I thought they had it down to a science on Channel 9 News (from an old BBC Show called "The Fast Show"). I could of sworn I understood them when they said Hethethethe hethethethe chris waddle. Scorchio!

Then again, I was very, very drunk.

BoutroZ BoutroZ-Ghali!

Jason


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xxxPuicz  Identity Verified
Local time: 05:03
Swedish to English
Get down to Basic(s) Dec 13, 2006

You’ve got to smile sometimes. What is this Globish stuff but good old Basic English (see http://en.wikipedia.org/wiki/Basic_English)
Mike


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Ben Gaia MA
New Zealand
Local time: 17:03
French to English
txtng Dec 25, 2006

I thnk txt splng wl take ovr th way English is splt.

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Anne Patteet  Identity Verified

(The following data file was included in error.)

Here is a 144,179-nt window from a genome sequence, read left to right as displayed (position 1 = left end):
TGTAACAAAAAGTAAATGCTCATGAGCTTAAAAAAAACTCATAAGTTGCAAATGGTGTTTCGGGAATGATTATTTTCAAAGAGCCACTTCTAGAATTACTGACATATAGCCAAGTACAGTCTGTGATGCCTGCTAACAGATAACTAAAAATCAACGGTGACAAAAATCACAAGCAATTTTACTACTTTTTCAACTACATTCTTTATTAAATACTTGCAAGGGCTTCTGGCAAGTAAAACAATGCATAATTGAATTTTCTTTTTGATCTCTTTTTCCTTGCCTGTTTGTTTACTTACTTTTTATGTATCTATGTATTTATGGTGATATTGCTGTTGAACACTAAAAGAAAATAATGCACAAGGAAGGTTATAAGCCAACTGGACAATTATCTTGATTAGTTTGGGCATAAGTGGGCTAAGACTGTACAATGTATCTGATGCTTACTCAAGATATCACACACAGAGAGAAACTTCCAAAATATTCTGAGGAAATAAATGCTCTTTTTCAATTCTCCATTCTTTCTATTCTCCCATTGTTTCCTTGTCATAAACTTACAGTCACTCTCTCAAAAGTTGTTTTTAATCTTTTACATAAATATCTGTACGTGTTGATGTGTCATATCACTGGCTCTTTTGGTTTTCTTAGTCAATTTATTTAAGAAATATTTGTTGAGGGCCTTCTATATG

Local time: 23:03
English to French
+ ...
TOPIC STARTER
I had never seen that spelling Dec 26, 2006

Ben, I had never seen that kind of spelling (unless written by children), I find it difficult to read because you have to guess too much. However it is interesting to see that some people are thinking of it as the next spelling. Who knows?

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Christine Andersen  Identity Verified
Denmark
Local time: 05:03
Member (2003)
Danish to English
+ ...
I can't wait! Jan 3, 2007